I read with great interest last week news reports about a lawmaker in Missouri proposing tighter restrictions on what food products would be allowed to be purchased using an Electronic Benefits Transfer (EBT) card. The EBT card is the modern-day equivalent of what is commonly called "food stamps," and is a government-provided program for people of lower income to acquire food. EBT cards have a benefit amount credited to them each month and at the store function the same as a debit or credit card.
Springtime in the South comes with a guarantee of two things: great clouds of pollen and azaleas in full bloom. Springtime in the golf world means it's finally time for the Masters. My husband, an avid, albeit average golfer, was glued to the television when the Masters was being played. It was nirvana for him when his spring break fell during Masters Week. He could watch it every minute it was on the air. Of course, he was watching and appreciating the game of golf. I, on the other hand, was gawking at the golf course at Augusta every ...
You think you're alone on the highway. You're sure of it -- not a soul in the rear view, not a glimmer on the horizon. Not even a billboard or bridge abutment.
"So, how do you like living in Texas?" Overwhelmingly, that is the question I've been asked repeatedly by both people I interact with here and back in South Carolina. Most pose the question in an uncomplicated way, often wanting to know what I like about Texas and what I might miss from South Carolina. Some follow up with another, more in-depth question about what I think is similar and/or different about the two states. Well, let's start with at the top and work from there.
WASHINGTON -- "As we asked ourselves how we could have gotten the story wrong..."
We journalists are, usually, taught not to use questions as headlines. This time, it's really to ask myself the question: Does convicted Boston Marathon bomber Dzhokhar "Jahar" Tsarvnaev deserve the death penalty?
It often amazes me how many words of kindness and encouragement I receive for the stories I tell. Often, a reader will write, "You don't know me, but I feel that we are friends."
When the Joint Replacement Center at KershawHealth opened last month, it was a truly collaborative effort resulting in significant benefits for those having total joint replacement surgery. Today, the majority of patients will have surgery, begin therapy the same day and return home on the third day to continue their rehabilitation in the comfort of home. They will return to the things that mean the most to them -- home, family, work, and favorite activities -- sooner and further along in their recovery than before. Already, those who have been through the new program are excited about the change. They recognize the ...
Have you ever wondered what it would be like to be a Hollywood star? How would you feel strolling on the red carpet as flashbulbs popped and adoring fans called out to you on Oscar night?
Like most people, I'm interested in the public school system of this county and state. Often my interest goes beyond that, to other areas of the country, especially urban school systems, which have often struggled.
WASHINGTON -- The new tell-all, "The Residence," featuring intimate anecdotes collected from past and current White House staff members, is absolutely delicious -- and utterly lacking in nutritious content.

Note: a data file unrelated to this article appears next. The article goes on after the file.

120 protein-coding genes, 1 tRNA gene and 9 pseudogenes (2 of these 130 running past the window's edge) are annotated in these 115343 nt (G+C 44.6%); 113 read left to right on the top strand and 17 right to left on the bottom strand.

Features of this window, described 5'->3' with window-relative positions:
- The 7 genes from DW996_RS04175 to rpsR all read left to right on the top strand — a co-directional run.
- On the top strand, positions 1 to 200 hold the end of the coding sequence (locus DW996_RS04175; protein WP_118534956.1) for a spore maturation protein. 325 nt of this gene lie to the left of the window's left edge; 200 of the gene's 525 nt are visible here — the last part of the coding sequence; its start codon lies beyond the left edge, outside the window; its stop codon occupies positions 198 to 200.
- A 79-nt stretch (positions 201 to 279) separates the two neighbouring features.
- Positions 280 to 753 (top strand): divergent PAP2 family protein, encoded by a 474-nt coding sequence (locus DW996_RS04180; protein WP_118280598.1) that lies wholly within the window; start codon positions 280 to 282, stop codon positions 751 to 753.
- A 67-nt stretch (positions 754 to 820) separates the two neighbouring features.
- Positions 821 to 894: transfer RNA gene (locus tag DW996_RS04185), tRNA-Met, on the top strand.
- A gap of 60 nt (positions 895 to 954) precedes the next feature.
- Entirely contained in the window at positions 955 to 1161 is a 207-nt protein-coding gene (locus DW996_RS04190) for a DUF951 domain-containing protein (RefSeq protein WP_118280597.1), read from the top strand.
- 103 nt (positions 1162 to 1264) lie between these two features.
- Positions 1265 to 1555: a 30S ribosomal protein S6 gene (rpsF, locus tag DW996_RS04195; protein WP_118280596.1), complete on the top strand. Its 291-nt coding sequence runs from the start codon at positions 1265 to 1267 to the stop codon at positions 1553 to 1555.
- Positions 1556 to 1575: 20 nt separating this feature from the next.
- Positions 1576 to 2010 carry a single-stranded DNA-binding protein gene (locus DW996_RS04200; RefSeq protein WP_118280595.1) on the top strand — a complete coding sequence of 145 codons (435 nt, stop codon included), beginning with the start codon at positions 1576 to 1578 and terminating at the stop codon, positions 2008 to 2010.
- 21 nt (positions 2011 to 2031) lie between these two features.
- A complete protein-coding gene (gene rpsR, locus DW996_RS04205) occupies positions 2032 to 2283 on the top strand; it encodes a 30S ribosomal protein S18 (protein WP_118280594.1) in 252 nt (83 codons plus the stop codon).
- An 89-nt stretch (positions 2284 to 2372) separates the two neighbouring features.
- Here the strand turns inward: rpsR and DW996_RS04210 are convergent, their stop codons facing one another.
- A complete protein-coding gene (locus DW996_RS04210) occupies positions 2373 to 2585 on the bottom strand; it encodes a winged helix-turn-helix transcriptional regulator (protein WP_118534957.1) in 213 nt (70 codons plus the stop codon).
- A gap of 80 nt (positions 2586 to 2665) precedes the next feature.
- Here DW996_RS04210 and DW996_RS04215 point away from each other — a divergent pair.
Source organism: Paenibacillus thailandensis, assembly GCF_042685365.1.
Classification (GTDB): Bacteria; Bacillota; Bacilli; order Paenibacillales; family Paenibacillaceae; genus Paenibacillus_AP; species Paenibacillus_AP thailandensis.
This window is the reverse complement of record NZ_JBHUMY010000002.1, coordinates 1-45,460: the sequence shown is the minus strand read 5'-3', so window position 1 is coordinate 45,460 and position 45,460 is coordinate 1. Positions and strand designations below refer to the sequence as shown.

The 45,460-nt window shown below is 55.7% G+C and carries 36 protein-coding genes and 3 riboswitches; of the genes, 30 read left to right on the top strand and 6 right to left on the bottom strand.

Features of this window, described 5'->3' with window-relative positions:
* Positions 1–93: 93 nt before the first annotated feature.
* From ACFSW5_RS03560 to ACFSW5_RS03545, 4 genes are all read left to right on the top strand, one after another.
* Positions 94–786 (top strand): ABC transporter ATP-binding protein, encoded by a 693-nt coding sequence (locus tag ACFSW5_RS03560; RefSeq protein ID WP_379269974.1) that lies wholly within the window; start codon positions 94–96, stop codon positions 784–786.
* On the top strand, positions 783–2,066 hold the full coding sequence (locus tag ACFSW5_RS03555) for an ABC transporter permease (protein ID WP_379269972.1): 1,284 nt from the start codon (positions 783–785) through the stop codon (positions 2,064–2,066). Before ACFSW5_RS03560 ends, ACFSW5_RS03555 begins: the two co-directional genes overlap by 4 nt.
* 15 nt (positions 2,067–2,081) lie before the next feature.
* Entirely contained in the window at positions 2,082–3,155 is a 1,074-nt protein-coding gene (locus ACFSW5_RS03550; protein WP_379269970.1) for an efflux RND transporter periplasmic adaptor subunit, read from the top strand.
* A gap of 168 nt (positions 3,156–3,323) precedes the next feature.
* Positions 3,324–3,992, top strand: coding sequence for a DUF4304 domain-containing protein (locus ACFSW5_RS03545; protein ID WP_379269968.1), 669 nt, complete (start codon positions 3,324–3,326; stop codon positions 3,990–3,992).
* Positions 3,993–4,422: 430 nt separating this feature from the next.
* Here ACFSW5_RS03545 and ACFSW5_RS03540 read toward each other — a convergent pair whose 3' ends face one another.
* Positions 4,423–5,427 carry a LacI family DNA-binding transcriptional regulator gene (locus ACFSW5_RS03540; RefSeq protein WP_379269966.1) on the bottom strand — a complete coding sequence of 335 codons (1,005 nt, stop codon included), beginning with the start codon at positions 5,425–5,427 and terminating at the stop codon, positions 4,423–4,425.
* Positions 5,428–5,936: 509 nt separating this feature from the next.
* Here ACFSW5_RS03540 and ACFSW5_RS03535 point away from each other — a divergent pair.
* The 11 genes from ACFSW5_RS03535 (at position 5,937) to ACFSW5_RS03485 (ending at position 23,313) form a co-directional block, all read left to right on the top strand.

Those of you who are regular readers of my weekly offering here know I am a big fan of older TV shows. To me, the phrase "they just don't make 'em like that anymore" truly applies in so many cases.
I had the pleasure of attending the United Way's volunteer recognition dinner this week.
WASHINGTON -- For a variety of reasons, I gave up alcohol Jan. 4.
But if the government keeps trying to protect me, I might consider it.
WASHINGTON -- Because so many Republicans want to be president -- or at least pretend they do -- debate organizers have decided to eliminate the least popular from the stage based on how they rank in the latest national polls.
As a very young boy of 9 years old, I first became interested in politics when my father off-handedly encouraged me to watch the Kennedy-Nixon presidential debate in 1960. It changed my life -- literally.
The great comedian Bill Engvall coined the catch phrase, "Here's your sign."
I don't often get the chance, simply due to my work schedule, but every now and then I like to see what our sister paper in Bishopville, the Lee County Observer, has on its front page.
My people, as I have long said, were raised up on hard times in the Appalachian foothills. I don't know that I had a grandparent who ever saw the sum of $500 at one time or even held a $100 bill in hand.
I was browsing through a community newspaper recently -- not this one -- when I came across photos from the senior prom at a particular high school.
Trigger warning: This column will include discussion of ideas which may conflict with your own.
I am a musician, so I am, of course, also a big music fan. As far back as my memory can stretch, way before I ever learned to play an instrument, I loved to listen to music. Mostly it was on the radio, but my parents and older sister had a few record albums, too.
Nothing instills fear in the heart and soul of humans as does a snake. Since the beginning of recorded history, snakes have been a symbol of evil, treachery, poison, etc., and because of this perception, misinformation and folklore, most people hate snakes. Personally I have no problem with snakes; roaches and tarantulas are a different story, but a snake? No worries.
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